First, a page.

Autumn Fire - Photo Gallery
Colors on ParadeClick thumbnail to view full-size
Autumn is my favorite season for so many reasons. I love the colors, the warmth, the breezes, the contrast against the deep blue skies of Colorado, and of course the mountainous backdrop. I have never been able to call it "fall", because autumn is a much more beautiful descriptive word. I made that choice when I discovered the word, and it still describes the fullness of the season to me.
I find it particularly delightful to travel during this time. The temperatures are perfect, with the exception of an occasional storm or two which is in Colorado, a normal occurrence. I love the expression, "If you don't like the weather in Colorado, wait a minute, it's about to change!" I have been caught in, and actually enjoy those interruptions as well.
I have found many a local coffee shop or restaurant refuge during these times. I have also made it a point to not be in too much of a hurry to get from one place to another in the middle of changing seasons. I have encountered radical mountain snowstorms while climbing peaks on the sunniest days, and I respect the weather as God created it. When I was in the middle of climbing Mt. Redcloud several years ago, a short bout with rain and lightning afforded me the rest I needed to eventually make it to the top. The view was glorious!
I never get tired of photographing the color blending of trees, brush, and even plants and leaves that are dying, it seems that somehow the whole picture of the season has precious things to contribute. I relish all of them, and appreciate the lingering of autumn. Every year, I think, is the best and most beautiful I have ever seen. I try not to take pictures in the same places each year, however, I have a few favorite trees that stand exceptionally in my memory that I photograph quite regularly.
I highly recommend taking your autumn pictures when you first encounter the scenery and colors that move you. I have too often, intended to make another day of it, and when that day came, the leaves were sadly either absent or diminished. Since we have random storms in the fall, one good dumping of snow can change it all in days. This year was an exception, as the snow served to deepen and beautify an already spectacular fiery display.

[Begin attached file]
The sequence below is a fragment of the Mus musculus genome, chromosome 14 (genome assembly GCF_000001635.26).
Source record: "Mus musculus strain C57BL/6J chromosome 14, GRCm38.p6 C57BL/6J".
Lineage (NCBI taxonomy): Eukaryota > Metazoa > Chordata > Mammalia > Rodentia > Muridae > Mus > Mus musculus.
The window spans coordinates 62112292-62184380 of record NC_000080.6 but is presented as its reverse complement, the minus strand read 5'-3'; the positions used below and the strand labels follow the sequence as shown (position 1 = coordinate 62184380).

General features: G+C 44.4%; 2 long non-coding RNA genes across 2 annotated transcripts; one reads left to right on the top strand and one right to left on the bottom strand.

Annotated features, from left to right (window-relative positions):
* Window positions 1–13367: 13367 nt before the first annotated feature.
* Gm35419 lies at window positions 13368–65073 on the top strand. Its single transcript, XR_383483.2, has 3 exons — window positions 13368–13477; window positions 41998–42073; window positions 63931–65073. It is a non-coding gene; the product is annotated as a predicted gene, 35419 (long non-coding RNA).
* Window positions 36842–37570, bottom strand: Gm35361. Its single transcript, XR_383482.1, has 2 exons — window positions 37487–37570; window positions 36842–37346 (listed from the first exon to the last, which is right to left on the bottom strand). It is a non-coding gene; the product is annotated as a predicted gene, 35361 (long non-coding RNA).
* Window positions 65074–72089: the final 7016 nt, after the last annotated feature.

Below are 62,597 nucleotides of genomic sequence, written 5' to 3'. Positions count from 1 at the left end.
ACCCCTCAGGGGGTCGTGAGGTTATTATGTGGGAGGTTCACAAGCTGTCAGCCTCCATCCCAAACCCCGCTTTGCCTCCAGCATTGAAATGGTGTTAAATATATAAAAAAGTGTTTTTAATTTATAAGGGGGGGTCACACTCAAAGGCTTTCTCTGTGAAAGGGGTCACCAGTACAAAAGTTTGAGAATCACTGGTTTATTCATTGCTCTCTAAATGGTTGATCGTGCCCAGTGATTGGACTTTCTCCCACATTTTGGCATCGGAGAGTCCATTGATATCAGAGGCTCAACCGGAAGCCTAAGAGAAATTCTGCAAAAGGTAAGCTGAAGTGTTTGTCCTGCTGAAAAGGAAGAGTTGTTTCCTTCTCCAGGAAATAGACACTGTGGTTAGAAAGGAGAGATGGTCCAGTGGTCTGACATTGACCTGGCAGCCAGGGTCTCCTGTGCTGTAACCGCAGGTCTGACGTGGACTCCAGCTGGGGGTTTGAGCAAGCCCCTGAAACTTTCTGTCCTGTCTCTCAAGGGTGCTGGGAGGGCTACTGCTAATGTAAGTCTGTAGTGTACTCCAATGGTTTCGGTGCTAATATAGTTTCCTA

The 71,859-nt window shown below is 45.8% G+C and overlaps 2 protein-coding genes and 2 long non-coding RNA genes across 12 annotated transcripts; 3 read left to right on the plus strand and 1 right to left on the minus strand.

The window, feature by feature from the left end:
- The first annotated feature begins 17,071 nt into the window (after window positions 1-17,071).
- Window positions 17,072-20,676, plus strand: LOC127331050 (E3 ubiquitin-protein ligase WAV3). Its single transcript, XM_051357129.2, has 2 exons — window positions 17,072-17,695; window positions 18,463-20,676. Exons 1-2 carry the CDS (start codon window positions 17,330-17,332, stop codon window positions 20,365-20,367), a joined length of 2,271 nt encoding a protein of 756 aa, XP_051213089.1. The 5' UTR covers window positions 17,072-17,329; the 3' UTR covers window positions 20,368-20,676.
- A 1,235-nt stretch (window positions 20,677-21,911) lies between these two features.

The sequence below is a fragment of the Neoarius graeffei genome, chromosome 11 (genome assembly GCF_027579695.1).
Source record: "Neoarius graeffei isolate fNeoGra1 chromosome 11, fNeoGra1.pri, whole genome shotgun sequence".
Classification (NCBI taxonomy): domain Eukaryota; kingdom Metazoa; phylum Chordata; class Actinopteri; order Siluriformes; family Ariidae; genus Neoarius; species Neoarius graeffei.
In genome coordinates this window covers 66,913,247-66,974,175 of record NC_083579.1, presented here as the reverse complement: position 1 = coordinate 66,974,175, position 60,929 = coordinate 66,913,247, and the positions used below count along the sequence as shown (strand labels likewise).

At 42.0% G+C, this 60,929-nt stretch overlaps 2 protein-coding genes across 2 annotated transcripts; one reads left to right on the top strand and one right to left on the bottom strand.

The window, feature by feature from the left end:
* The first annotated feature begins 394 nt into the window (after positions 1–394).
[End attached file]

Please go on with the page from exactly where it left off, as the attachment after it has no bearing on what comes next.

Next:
When I first arrived in Colorado, it was summer. I thought I was in heaven merely by virtue of the reduction of humidity that I had been accustomed to on the island of Hawaii, but I had much yet to see. As summer burst into fall, I marvelled at the display of creative trees and colors for the first time. As my sister drove me through the first aspen groves and I saw them glistening in the breeze, I was simply captivated by their beauty.
Driving into Aspen present a staggering view of hundreds of quaking aspens. A walk through John Denver's Memorial in the city named after such glorious trees. It was a peaceful contemplative walk on a brisk fall day, with friends. The following year, I spoke at a banquet in Telluride, equally breathtaking in its autumn presentation. I walked extensively through the town, marvelling at everything I was blessed to see.
I think deeply on these walks, and whenever I am out in nature, like most people, I suppose. This year, I found myself even marvelling over the plants that where dying amidst the living. Even the dying plants had their own beauty in their surrender, always with the promise of new, and perhaps more abundant flourishing in the spring. We should hope the same for ourselves, I thought.
Now, after 19 years, every year seems to hold progressively more spectacular displays, and I am more fascinated with capturing the totality of the beauty that accompanies the season. So far my collection is 2,000 photos, each unique in presentation and the observations that I made as I looked through the lens.
These pictures were taken in Erie, and Vail, during the week of October 15-22 and on the road from Glenwood Springs to Aspen from October 5-9. Although I missed most of the aspens in Vail this year. my cover photo was taken in the Betty Ford Gardens there during our annual women's retreat.
I suppose tomorrow's storm will wipe out what remains of the color, but who am I to lament after such a delightful feast? Not only have I had more than my share, I have still have a piece of it in my heart and on film. Oh, and that's right, there is always next year!